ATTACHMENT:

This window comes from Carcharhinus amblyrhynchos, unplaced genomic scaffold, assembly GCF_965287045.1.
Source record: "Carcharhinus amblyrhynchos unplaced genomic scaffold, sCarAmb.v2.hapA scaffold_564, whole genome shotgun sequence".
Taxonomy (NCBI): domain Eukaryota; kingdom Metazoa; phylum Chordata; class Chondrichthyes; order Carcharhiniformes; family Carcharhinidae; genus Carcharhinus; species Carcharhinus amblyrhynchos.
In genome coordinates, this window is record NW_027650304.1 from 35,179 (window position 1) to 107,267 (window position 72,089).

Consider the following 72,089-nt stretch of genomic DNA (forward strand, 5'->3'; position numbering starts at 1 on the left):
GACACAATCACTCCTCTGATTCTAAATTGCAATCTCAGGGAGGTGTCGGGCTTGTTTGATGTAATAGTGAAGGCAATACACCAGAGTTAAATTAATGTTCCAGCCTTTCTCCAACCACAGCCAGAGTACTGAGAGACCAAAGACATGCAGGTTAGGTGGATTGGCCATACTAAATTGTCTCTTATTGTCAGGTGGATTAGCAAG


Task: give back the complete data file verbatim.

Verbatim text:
This window comes from Carcharhinus amblyrhynchos, unplaced genomic scaffold, assembly GCF_965287045.1.
Source record: "Carcharhinus amblyrhynchos unplaced genomic scaffold, sCarAmb.v2.hapA scaffold_564, whole genome shotgun sequence".
Taxonomy (NCBI): domain Eukaryota; kingdom Metazoa; phylum Chordata; class Chondrichthyes; order Carcharhiniformes; family Carcharhinidae; genus Carcharhinus; species Carcharhinus amblyrhynchos.
In genome coordinates, this window is record NW_027650304.1 from 35,179 (window position 1) to 107,267 (window position 72,089).

Consider the following 72,089-nt stretch of genomic DNA (forward strand, 5'->3'; position numbering starts at 1 on the left):
GACACAATCACTCCTCTGATTCTAAATTGCAATCTCAGGGAGGTGTCGGGCTTGTTTGATGTAATAGTGAAGGCAATACACCAGAGTTAAATTAATGTTCCAGCCTTTCTCCAACCACAGCCAGAGTACTGAGAGACCAAAGACATGCAGGTTAGGTGGATTGGCCATACTAAATTGTCTCTTATTGTCAGGTGGATTAGCAAG